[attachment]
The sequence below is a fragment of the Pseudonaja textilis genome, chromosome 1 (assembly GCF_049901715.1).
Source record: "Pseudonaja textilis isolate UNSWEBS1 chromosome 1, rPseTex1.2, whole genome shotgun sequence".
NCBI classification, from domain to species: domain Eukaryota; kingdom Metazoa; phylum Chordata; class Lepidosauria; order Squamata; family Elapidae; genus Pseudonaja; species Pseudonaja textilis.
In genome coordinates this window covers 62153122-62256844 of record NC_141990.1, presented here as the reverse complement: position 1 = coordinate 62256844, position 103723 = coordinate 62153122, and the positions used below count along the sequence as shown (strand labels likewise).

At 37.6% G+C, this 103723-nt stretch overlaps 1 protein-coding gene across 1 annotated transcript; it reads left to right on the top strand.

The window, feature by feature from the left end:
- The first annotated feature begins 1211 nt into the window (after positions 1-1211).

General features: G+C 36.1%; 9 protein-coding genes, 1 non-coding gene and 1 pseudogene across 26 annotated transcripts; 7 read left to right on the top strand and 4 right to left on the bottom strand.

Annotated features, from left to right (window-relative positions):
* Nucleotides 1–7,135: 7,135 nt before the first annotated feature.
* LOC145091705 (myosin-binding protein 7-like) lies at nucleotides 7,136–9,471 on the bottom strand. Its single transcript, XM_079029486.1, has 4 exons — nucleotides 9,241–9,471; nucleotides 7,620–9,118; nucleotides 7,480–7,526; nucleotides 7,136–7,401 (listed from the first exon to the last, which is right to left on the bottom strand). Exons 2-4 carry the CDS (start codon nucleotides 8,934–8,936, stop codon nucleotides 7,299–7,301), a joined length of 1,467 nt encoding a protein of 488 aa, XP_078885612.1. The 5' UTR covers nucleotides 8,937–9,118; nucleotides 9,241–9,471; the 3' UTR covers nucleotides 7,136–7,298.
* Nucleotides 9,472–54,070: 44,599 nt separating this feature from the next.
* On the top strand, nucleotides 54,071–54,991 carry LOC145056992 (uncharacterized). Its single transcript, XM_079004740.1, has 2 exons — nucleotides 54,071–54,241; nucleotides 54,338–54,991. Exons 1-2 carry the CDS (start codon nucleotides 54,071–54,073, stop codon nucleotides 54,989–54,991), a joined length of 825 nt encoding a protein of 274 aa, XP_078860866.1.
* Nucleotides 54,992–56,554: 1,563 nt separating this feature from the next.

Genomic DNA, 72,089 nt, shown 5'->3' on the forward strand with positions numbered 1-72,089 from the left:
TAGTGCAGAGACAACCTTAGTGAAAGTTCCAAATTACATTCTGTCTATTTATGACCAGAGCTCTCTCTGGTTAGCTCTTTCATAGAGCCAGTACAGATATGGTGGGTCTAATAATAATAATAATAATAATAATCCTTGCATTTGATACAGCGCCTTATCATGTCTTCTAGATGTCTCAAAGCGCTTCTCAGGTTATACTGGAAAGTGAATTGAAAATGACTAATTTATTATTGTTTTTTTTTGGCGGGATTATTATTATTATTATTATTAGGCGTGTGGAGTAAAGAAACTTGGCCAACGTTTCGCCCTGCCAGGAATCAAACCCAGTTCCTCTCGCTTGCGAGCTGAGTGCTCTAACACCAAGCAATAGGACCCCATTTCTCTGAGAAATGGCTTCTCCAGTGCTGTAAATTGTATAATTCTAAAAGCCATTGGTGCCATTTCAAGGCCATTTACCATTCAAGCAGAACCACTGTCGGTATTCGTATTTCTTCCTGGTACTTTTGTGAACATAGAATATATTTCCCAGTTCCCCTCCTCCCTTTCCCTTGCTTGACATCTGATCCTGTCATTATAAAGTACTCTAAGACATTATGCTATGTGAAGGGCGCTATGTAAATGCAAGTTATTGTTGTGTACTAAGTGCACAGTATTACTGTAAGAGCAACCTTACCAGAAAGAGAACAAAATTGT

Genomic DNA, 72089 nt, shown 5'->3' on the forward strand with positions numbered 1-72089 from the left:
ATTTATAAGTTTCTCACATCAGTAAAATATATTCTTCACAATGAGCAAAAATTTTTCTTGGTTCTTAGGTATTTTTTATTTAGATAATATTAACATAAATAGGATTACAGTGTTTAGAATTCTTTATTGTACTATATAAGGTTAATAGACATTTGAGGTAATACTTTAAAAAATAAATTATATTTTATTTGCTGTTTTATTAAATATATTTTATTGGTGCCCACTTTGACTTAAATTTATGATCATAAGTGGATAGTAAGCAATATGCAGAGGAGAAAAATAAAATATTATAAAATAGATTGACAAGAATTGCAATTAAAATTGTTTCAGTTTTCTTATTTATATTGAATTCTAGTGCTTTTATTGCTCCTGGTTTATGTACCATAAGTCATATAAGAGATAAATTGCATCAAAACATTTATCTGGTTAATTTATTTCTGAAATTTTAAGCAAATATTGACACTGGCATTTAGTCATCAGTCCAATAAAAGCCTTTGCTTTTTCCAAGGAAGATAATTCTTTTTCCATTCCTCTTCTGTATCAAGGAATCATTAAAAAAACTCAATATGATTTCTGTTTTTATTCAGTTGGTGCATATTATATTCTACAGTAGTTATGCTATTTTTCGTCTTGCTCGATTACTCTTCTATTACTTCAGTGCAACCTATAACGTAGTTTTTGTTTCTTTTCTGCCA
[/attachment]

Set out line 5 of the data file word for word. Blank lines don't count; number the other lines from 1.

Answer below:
At 37.6% G+C, this 103723-nt stretch overlaps 1 protein-coding gene across 1 annotated transcript; it reads left to right on the top strand.